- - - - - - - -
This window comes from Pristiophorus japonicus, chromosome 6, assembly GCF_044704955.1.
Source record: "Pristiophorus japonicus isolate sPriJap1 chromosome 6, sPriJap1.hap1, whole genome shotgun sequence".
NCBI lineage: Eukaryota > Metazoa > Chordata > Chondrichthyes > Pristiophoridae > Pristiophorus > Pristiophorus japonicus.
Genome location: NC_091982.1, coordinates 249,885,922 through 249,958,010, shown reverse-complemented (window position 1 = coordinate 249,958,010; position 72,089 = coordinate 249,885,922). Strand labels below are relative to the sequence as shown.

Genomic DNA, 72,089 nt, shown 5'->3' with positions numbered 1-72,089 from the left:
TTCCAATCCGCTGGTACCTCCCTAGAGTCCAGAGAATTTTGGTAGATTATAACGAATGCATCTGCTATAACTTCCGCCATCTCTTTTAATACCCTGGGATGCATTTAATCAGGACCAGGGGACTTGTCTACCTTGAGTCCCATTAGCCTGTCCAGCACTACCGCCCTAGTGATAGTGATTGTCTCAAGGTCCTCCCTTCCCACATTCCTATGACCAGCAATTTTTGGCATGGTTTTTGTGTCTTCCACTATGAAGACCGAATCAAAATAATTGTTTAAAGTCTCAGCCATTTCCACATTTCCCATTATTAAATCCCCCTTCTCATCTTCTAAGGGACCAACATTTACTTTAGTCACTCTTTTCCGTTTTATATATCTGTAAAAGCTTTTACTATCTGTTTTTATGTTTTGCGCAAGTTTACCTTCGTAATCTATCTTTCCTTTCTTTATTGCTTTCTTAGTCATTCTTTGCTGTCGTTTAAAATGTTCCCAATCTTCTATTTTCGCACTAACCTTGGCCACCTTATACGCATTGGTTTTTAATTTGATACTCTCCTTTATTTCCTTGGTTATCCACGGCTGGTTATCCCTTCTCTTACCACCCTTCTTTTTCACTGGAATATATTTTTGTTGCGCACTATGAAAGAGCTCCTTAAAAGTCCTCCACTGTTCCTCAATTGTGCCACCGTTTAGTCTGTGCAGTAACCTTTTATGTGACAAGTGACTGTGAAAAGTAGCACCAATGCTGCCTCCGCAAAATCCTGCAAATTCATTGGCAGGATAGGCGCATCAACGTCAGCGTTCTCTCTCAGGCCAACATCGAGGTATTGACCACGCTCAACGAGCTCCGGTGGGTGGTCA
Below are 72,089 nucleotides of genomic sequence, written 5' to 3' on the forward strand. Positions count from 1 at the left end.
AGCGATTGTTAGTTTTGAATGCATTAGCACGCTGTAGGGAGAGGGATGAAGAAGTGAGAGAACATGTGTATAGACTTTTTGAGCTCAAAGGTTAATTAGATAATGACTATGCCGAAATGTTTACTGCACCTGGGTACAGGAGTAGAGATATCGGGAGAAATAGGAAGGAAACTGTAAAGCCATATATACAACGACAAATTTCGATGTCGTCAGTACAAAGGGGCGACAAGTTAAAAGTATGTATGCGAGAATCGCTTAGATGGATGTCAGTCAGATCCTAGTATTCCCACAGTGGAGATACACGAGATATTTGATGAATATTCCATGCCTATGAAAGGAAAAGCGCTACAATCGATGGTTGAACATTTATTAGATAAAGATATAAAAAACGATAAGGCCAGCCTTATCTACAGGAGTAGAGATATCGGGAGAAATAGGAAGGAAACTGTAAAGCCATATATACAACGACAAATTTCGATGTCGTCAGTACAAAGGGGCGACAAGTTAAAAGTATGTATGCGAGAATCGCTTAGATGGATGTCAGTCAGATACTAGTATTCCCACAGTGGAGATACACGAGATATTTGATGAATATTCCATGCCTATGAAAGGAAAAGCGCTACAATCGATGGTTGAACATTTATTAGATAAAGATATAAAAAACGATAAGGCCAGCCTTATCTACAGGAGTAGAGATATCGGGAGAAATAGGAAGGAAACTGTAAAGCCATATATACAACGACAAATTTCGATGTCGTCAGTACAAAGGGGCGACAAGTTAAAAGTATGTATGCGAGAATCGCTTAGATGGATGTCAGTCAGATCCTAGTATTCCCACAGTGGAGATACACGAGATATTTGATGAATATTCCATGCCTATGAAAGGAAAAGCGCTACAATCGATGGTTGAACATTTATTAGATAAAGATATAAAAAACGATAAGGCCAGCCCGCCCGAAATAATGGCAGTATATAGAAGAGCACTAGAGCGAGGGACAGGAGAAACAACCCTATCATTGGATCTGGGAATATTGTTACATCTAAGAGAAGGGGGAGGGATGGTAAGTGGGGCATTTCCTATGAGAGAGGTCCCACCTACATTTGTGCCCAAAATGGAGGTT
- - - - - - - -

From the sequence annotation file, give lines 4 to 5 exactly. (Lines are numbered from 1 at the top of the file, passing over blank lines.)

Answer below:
Genome location: NC_091982.1, coordinates 249,885,922 through 249,958,010, shown reverse-complemented (window position 1 = coordinate 249,958,010; position 72,089 = coordinate 249,885,922). Strand labels below are relative to the sequence as shown.

Genomic DNA, 72,089 nt, shown 5'->3' with positions numbered 1-72,089 from the left: